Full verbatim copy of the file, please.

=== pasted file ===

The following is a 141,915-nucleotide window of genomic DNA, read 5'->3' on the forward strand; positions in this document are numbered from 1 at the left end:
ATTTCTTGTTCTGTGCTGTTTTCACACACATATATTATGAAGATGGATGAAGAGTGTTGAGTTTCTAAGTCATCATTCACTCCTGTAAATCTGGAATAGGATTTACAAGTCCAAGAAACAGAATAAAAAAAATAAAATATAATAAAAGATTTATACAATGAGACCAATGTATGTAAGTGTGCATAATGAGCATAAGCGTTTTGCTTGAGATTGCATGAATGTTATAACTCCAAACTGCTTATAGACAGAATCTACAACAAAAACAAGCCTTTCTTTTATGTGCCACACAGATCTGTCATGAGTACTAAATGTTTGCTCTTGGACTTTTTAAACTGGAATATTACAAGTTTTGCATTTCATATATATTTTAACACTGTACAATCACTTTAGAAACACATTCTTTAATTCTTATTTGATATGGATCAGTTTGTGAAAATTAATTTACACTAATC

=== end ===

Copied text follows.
The following is a 141,915-nucleotide window of genomic DNA, read 5'->3' on the forward strand; positions in this document are numbered from 1 at the left end:
ATTTCTTGTTCTGTGCTGTTTTCACACACATATATTATGAAGATGGATGAAGAGTGTTGAGTTTCTAAGTCATCATTCACTCCTGTAAATCTGGAATAGGATTTACAAGTCCAAGAAACAGAATAAAAAAAATAAAATATAATAAAAGATTTATACAATGAGACCAATGTATGTAAGTGTGCATAATGAGCATAAGCGTTTTGCTTGAGATTGCATGAATGTTATAACTCCAAACTGCTTATAGACAGAATCTACAACAAAAACAAGCCTTTCTTTTATGTGCCACACAGATCTGTCATGAGTACTAAATGTTTGCTCTTGGACTTTTTAAACTGGAATATTACAAGTTTTGCATTTCATATATATTTTAACACTGTACAATCACTTTAGAAACACATTCTTTAATTCTTATTTGATATGGATCAGTTTGTGAAAATTAATTTACACTAATC